Senators Push for Plum Island Preservation

During a rare John M. Marshall Elementary School field trip to Plum Island last May, David Cataletto, a teacher, and a group of students got an up-close look at the fresh water lake, which is home to diverse populations of wildlife. Christine Sampson

United States Senators Charles Schumer and Kirsten Gillibrand this week called again for the Senate to halt the sale of Plum Island to a private developer, saying the island should be instead designated as a national park or wildlife preserve.

A current law requires the sale of Plum Island, home to the Plum Island Animal Disease Center, as a means to offset the cost of building the new National Bio- and Agro-Defense Facility in Kansas. According to a news release, the federal government expects to receive at least $32.85 million from the sale of the island. However, Senators Schumer and Gillibrand argued that that sum comes nowhere near what the government would actually be spending on the new facility in Kansas. They said Plum Island is priceless.

"With open space ever dwindling on Long Island, we should do everything possible to preserve the environmental and wildlife habitat that is Plum Island," Senator Schumer said in the release.

The 840-acre Plum Island is home to at least five species listed as endangered by either the federal government or New York State, including the piping plover and the roseate tern. The possible development of Plum Island is said to have the potential to also affect another endangered species, the Atlantic Ridley sea turtle.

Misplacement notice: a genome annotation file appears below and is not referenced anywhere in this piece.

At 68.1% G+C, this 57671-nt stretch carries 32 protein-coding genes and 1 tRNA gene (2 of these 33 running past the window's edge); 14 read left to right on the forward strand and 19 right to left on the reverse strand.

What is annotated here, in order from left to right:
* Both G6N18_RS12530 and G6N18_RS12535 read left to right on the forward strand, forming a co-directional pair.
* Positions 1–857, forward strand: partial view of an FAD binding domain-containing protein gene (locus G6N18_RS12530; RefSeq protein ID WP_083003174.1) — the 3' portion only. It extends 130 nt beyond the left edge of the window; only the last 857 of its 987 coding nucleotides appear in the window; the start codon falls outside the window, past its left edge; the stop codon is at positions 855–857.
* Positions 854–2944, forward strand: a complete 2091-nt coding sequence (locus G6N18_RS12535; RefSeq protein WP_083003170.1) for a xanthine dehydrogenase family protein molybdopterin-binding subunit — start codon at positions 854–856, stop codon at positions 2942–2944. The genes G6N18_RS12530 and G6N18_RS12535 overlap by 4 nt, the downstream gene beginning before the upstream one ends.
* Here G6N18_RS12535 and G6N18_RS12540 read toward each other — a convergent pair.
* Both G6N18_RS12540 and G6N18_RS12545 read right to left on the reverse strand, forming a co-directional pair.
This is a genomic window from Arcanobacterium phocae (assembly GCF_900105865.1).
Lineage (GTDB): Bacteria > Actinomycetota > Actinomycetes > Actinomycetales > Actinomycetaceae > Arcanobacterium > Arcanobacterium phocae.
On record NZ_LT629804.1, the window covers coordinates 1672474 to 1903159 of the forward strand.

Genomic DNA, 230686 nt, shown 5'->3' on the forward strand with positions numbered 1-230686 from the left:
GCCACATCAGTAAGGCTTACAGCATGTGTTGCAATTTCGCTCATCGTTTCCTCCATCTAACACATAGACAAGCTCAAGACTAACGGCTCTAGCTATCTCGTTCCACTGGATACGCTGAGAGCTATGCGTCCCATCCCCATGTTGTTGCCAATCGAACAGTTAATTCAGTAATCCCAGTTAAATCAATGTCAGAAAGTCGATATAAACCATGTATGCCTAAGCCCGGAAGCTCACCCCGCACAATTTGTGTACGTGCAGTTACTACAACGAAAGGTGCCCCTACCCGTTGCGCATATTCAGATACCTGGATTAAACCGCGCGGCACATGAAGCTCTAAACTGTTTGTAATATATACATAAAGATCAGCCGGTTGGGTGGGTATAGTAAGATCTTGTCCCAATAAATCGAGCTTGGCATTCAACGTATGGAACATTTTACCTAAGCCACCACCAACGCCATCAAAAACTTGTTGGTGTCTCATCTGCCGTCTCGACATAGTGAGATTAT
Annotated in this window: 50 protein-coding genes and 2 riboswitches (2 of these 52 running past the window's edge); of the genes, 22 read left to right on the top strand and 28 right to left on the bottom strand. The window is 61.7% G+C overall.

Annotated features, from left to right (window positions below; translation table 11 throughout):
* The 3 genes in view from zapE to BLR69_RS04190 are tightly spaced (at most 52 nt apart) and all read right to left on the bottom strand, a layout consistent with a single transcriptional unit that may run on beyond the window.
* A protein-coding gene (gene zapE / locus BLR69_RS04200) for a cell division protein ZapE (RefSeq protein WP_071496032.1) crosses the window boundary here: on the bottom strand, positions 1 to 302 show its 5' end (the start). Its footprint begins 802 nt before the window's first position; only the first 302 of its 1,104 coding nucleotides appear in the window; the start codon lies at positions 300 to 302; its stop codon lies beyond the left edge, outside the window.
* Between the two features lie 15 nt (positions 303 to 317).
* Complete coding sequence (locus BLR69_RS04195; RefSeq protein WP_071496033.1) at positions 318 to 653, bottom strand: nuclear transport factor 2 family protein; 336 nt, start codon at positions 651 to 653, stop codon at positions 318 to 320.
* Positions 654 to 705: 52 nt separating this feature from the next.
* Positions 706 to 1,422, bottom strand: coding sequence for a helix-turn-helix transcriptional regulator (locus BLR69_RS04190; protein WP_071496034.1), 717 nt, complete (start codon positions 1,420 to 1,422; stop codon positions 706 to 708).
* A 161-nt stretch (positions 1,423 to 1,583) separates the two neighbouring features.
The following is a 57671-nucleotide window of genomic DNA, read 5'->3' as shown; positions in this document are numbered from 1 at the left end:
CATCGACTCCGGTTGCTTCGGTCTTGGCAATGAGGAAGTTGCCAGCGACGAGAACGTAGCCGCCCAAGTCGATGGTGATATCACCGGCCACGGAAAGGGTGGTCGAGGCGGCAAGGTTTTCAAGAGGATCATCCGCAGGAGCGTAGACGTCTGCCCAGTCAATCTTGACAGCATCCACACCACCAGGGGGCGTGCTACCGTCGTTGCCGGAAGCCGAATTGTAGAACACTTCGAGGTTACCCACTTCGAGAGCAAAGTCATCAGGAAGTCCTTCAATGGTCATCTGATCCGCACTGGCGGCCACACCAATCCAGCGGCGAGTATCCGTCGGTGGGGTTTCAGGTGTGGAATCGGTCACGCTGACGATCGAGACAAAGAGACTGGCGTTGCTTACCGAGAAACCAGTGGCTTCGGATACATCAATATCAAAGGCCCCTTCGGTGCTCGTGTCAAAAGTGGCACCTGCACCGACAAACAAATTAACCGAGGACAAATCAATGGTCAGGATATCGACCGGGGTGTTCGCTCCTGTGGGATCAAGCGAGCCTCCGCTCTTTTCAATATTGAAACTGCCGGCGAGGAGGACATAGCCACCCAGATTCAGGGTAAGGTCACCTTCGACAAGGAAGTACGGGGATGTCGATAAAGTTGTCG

The two senators introduced language in December legislation that would pave the way for a federal entity such as the National Park Service or the U.S. Fish and Wildlife Service to take over Plum Island. Their push has the support of a senator from Connecticut, Richard Blumenthal, as well as many elected officials and citizens advocacy groups on Long Island, including Southold Town, New York State Assemblyman Steve Englebright, and the Citizens Campaign for the Environment.

"It would be an irreversible mistake to sell off Plum Island for private development, and we should instead ensure that it continues to be federally protected for future generations," Senator Gillibrand, a member of the Senate Environment and Public Works Committee, said in the release.